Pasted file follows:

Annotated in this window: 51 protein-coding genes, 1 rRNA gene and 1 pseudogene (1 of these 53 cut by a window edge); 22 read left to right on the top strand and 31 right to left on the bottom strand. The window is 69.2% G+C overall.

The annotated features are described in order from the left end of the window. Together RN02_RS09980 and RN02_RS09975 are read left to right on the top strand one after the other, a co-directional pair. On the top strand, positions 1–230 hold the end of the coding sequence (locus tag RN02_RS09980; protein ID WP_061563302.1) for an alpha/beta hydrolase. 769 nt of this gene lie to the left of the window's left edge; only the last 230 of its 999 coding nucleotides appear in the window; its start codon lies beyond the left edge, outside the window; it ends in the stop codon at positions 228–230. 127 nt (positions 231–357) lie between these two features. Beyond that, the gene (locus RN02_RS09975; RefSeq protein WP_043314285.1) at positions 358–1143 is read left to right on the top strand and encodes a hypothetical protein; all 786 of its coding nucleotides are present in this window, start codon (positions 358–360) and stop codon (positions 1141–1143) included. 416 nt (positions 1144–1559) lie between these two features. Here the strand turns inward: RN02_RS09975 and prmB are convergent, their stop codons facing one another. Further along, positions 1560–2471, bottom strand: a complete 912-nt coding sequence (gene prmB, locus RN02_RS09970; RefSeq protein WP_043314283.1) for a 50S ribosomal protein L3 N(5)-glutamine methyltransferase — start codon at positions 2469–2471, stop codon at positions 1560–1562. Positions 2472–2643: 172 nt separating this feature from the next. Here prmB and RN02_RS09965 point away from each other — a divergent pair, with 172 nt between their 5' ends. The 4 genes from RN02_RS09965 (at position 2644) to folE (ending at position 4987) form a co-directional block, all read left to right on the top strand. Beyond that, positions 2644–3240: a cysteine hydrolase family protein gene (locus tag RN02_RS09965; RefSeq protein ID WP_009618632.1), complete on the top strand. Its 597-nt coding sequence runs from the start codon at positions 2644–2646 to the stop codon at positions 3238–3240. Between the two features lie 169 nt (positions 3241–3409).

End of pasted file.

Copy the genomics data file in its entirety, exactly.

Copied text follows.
Annotated in this window: 51 protein-coding genes, 1 rRNA gene and 1 pseudogene (1 of these 53 cut by a window edge); 22 read left to right on the top strand and 31 right to left on the bottom strand. The window is 69.2% G+C overall.

The annotated features are described in order from the left end of the window. Together RN02_RS09980 and RN02_RS09975 are read left to right on the top strand one after the other, a co-directional pair. On the top strand, positions 1–230 hold the end of the coding sequence (locus tag RN02_RS09980; protein ID WP_061563302.1) for an alpha/beta hydrolase. 769 nt of this gene lie to the left of the window's left edge; only the last 230 of its 999 coding nucleotides appear in the window; its start codon lies beyond the left edge, outside the window; it ends in the stop codon at positions 228–230. 127 nt (positions 231–357) lie between these two features. Beyond that, the gene (locus RN02_RS09975; RefSeq protein WP_043314285.1) at positions 358–1143 is read left to right on the top strand and encodes a hypothetical protein; all 786 of its coding nucleotides are present in this window, start codon (positions 358–360) and stop codon (positions 1141–1143) included. 416 nt (positions 1144–1559) lie between these two features. Here the strand turns inward: RN02_RS09975 and prmB are convergent, their stop codons facing one another. Further along, positions 1560–2471, bottom strand: a complete 912-nt coding sequence (gene prmB, locus RN02_RS09970; RefSeq protein WP_043314283.1) for a 50S ribosomal protein L3 N(5)-glutamine methyltransferase — start codon at positions 2469–2471, stop codon at positions 1560–1562. Positions 2472–2643: 172 nt separating this feature from the next. Here prmB and RN02_RS09965 point away from each other — a divergent pair, with 172 nt between their 5' ends. The 4 genes from RN02_RS09965 (at position 2644) to folE (ending at position 4987) form a co-directional block, all read left to right on the top strand. Beyond that, positions 2644–3240: a cysteine hydrolase family protein gene (locus tag RN02_RS09965; RefSeq protein ID WP_009618632.1), complete on the top strand. Its 597-nt coding sequence runs from the start codon at positions 2644–2646 to the stop codon at positions 3238–3240. Between the two features lie 169 nt (positions 3241–3409).